With this knowledge in my backpack the start of my run didn’t really feel easy. Actually from this point of view it was impossible to win. I made a short calculation and I would have to run 15-second per kilometer faster than her to even catch her at the finish line. Just impossible.
Knowing my body will do what my mind tells I focused on my new word. I was running effortless and enjoying the island of Hawaii with it’s beauty and all the joy it brought to me. I was thankful and in deep respect of what my body was able to do. What seemed to be impossible turned changed and did become possible. I was able to win and as always after a victory – it seemed to be the best moment in my life.
Looking back many years later I’m still impressed by that day and how it was possible – I will never forget it!
The last time she actually had the chance to own that platform was in 2002. And now, at age 38, Natascha Badmann joined a rarified club of athletes who won the IRONMAN World Championship 6-times. The only person to win more was Paula Newby-Fraser.
Here is a short video of her coming into the finish. You’ll see the joy she felt:
There’s three things that make this a Top-40 Greatest Moments At IRONMAN.
The first is winning six times. That needs to be recognized and honored. The second was winning at 38-years of age. That made her the oldest champion in history, man or woman. It would not be until Craig Alexander won at 38 in 2011 that anyone else would join that club of one that she was now owned solo.
But what really makes this such an amazing moment is having to endure a year of emotion knowing she’d won in 2004, but never got the chance to be crowned with the sacred winner’s lei. It was knowing she’d be fueled with frustration and disappointment, but that she was able to maintain enough clarity and focus to not let it rip her apart and go crazy with training that could have just as easily cost her another victory. Natascha Badmann earned a true champion’s honor with her title in 2005 perhaps more than any of her other five.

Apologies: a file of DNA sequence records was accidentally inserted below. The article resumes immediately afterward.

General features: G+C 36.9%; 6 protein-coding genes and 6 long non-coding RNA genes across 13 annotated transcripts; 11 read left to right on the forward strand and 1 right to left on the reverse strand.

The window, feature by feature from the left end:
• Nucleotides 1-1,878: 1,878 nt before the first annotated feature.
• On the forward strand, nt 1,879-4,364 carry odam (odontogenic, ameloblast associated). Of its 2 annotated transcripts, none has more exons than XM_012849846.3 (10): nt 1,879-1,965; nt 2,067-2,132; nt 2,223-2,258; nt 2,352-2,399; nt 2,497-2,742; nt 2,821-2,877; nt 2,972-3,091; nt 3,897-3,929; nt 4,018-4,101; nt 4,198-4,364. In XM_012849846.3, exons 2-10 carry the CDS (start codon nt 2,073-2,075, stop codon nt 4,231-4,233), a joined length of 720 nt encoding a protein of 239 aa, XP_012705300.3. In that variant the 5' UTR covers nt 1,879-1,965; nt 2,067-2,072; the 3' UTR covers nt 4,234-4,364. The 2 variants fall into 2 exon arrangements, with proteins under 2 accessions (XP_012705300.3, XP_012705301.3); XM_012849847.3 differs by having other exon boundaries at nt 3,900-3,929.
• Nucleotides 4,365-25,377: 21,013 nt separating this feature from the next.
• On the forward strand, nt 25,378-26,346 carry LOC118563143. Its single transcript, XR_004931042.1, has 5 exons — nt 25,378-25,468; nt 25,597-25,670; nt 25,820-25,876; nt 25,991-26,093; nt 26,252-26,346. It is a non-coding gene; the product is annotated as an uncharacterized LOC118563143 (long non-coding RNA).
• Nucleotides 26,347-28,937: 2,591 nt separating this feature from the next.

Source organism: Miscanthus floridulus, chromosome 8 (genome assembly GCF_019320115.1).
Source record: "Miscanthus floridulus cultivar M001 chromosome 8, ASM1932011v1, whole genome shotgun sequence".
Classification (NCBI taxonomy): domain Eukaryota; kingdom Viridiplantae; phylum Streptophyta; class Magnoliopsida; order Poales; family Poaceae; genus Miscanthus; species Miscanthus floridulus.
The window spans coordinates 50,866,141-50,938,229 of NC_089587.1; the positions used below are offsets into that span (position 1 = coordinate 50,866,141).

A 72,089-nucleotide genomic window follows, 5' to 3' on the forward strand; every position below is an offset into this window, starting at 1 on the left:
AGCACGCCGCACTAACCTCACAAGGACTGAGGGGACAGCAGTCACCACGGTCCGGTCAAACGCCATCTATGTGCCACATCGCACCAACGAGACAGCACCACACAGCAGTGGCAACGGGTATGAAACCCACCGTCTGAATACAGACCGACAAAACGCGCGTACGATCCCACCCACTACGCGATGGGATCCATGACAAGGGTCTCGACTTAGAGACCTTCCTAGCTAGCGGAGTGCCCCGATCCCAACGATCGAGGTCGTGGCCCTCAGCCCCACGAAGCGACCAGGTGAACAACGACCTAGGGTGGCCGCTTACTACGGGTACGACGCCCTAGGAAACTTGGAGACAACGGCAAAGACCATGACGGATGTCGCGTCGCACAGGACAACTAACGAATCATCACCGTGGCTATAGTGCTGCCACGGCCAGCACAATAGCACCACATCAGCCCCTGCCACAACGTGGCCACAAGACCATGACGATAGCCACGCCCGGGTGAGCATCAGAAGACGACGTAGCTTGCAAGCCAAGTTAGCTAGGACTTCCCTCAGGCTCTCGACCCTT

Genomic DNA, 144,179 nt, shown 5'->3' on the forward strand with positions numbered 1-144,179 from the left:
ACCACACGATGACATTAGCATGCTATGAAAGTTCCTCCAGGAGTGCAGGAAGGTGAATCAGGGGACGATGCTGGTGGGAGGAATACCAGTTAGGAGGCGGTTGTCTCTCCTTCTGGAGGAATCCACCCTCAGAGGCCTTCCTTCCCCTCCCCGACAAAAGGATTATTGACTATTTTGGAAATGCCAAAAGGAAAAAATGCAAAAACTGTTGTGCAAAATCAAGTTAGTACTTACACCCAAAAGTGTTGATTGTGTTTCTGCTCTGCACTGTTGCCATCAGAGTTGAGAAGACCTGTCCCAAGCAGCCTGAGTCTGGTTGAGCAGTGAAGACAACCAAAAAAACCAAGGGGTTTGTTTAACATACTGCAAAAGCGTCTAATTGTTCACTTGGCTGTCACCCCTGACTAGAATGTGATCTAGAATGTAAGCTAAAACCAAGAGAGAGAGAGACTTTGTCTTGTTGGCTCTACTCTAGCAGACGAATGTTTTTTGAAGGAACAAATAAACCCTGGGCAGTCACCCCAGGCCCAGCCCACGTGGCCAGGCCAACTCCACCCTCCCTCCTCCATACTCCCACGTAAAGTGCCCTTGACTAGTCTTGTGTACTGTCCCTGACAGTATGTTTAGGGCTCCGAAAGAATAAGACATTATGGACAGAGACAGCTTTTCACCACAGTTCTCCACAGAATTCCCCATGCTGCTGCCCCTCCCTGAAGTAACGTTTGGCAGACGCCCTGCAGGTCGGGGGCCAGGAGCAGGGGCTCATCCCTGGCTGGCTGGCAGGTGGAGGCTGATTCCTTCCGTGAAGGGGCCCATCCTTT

Here’s the quirk that may have been IRONMAN’s wisdom working.
If Natascha had won in 2004, who is to say she would have had the drive and desire needed to put in the work another year to become a champion again in 2005? If Nina had won cleanly, who’s to say what kind of a roll she would have gotten on and maybe prevented Natascha from ever winning a sixth title.
But from what I have seen over the years IRONMAN is always writing it’s script on the tablet of life perfectly. In the end, the world will remember Natascha as one of the greatest champions every in the history of IRONMAN. Most will never know about the missed opportunities of 2004. Natascha Badmann will always be a face that comes to mind when you think of a champion who completely embraces the race with happiness and joy.
To see what Natascha is up to these days click HERE.
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I am the Founder and CEO at Mark Allen Coaching. I am proud to have been voted in an ESPN global poll "The Greatest Endurance Athlete Of All Time." During my multi-sport career I won the Ironman Triathlon World Championship six time, the inaugural Triathlon World Championship at the Olympic Distance in Avignon, France, and at one point in my career I won 21 straight races across every derivation and distance. It was a great career, but that's all it would ever be unless I was able to share all of the experience and methodology we invented long before smart watches, power meters, and flashy uniforms. That's why I started Mark Allen Coaching, as a way to return to others at least the part of the gifts I received.